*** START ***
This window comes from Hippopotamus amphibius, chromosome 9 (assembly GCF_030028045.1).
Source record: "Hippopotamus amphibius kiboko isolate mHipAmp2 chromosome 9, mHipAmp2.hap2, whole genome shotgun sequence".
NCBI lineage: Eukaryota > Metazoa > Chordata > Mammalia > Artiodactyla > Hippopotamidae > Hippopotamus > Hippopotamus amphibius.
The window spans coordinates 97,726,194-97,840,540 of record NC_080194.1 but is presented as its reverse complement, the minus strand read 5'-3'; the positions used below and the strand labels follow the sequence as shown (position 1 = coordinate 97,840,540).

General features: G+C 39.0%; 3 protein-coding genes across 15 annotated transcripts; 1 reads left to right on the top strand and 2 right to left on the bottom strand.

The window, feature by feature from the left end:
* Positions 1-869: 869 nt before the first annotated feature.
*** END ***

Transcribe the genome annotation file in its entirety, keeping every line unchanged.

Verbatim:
This window comes from Hippopotamus amphibius, chromosome 9 (assembly GCF_030028045.1).
Source record: "Hippopotamus amphibius kiboko isolate mHipAmp2 chromosome 9, mHipAmp2.hap2, whole genome shotgun sequence".
NCBI lineage: Eukaryota > Metazoa > Chordata > Mammalia > Artiodactyla > Hippopotamidae > Hippopotamus > Hippopotamus amphibius.
The window spans coordinates 97,726,194-97,840,540 of record NC_080194.1 but is presented as its reverse complement, the minus strand read 5'-3'; the positions used below and the strand labels follow the sequence as shown (position 1 = coordinate 97,840,540).

General features: G+C 39.0%; 3 protein-coding genes across 15 annotated transcripts; 1 reads left to right on the top strand and 2 right to left on the bottom strand.

The window, feature by feature from the left end:
* Positions 1-869: 869 nt before the first annotated feature.